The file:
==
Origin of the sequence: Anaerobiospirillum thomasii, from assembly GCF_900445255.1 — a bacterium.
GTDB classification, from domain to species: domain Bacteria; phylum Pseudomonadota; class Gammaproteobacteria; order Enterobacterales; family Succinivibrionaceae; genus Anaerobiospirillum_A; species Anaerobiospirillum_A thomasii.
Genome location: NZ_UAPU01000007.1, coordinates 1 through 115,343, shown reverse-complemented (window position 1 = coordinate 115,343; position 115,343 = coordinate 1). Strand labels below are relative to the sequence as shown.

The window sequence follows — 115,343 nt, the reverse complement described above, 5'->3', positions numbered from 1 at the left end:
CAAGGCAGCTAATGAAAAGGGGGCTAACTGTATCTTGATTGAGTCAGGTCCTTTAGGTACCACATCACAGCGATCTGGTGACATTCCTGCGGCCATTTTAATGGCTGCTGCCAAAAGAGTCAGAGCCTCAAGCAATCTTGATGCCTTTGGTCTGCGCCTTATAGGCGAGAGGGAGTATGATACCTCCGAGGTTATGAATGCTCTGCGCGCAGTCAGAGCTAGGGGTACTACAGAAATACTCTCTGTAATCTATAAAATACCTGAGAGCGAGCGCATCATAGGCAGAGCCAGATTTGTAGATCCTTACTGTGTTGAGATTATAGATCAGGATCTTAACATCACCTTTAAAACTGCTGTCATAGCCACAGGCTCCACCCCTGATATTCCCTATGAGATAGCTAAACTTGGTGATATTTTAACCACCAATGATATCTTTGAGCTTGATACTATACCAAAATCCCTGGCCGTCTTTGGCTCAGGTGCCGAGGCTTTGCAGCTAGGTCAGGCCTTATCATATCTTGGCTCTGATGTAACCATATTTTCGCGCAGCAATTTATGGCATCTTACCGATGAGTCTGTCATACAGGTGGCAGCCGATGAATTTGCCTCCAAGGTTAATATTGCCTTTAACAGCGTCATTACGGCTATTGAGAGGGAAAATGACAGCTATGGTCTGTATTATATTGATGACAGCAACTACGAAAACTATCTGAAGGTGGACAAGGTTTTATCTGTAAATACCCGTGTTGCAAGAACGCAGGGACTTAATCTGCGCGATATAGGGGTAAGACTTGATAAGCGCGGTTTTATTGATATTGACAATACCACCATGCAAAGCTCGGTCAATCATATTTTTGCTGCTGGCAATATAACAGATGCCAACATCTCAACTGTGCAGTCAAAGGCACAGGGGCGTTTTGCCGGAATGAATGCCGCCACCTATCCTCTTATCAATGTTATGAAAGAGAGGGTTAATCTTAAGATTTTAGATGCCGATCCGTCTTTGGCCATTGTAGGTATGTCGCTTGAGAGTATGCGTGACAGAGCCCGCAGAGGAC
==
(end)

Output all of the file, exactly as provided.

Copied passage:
Origin of the sequence: Anaerobiospirillum thomasii, from assembly GCF_900445255.1 — a bacterium.
GTDB classification, from domain to species: domain Bacteria; phylum Pseudomonadota; class Gammaproteobacteria; order Enterobacterales; family Succinivibrionaceae; genus Anaerobiospirillum_A; species Anaerobiospirillum_A thomasii.
Genome location: NZ_UAPU01000007.1, coordinates 1 through 115,343, shown reverse-complemented (window position 1 = coordinate 115,343; position 115,343 = coordinate 1). Strand labels below are relative to the sequence as shown.

The window sequence follows — 115,343 nt, the reverse complement described above, 5'->3', positions numbered from 1 at the left end:
CAAGGCAGCTAATGAAAAGGGGGCTAACTGTATCTTGATTGAGTCAGGTCCTTTAGGTACCACATCACAGCGATCTGGTGACATTCCTGCGGCCATTTTAATGGCTGCTGCCAAAAGAGTCAGAGCCTCAAGCAATCTTGATGCCTTTGGTCTGCGCCTTATAGGCGAGAGGGAGTATGATACCTCCGAGGTTATGAATGCTCTGCGCGCAGTCAGAGCTAGGGGTACTACAGAAATACTCTCTGTAATCTATAAAATACCTGAGAGCGAGCGCATCATAGGCAGAGCCAGATTTGTAGATCCTTACTGTGTTGAGATTATAGATCAGGATCTTAACATCACCTTTAAAACTGCTGTCATAGCCACAGGCTCCACCCCTGATATTCCCTATGAGATAGCTAAACTTGGTGATATTTTAACCACCAATGATATCTTTGAGCTTGATACTATACCAAAATCCCTGGCCGTCTTTGGCTCAGGTGCCGAGGCTTTGCAGCTAGGTCAGGCCTTATCATATCTTGGCTCTGATGTAACCATATTTTCGCGCAGCAATTTATGGCATCTTACCGATGAGTCTGTCATACAGGTGGCAGCCGATGAATTTGCCTCCAAGGTTAATATTGCCTTTAACAGCGTCATTACGGCTATTGAGAGGGAAAATGACAGCTATGGTCTGTATTATATTGATGACAGCAACTACGAAAACTATCTGAAGGTGGACAAGGTTTTATCTGTAAATACCCGTGTTGCAAGAACGCAGGGACTTAATCTGCGCGATATAGGGGTAAGACTTGATAAGCGCGGTTTTATTGATATTGACAATACCACCATGCAAAGCTCGGTCAATCATATTTTTGCTGCTGGCAATATAACAGATGCCAACATCTCAACTGTGCAGTCAAAGGCACAGGGGCGTTTTGCCGGAATGAATGCCGCCACCTATCCTCTTATCAATGTTATGAAAGAGAGGGTTAATCTTAAGATTTTAGATGCCGATCCGTCTTTGGCCATTGTAGGTATGTCGCTTGAGAGTATGCGTGACAGAGCCCGCAGAGGAC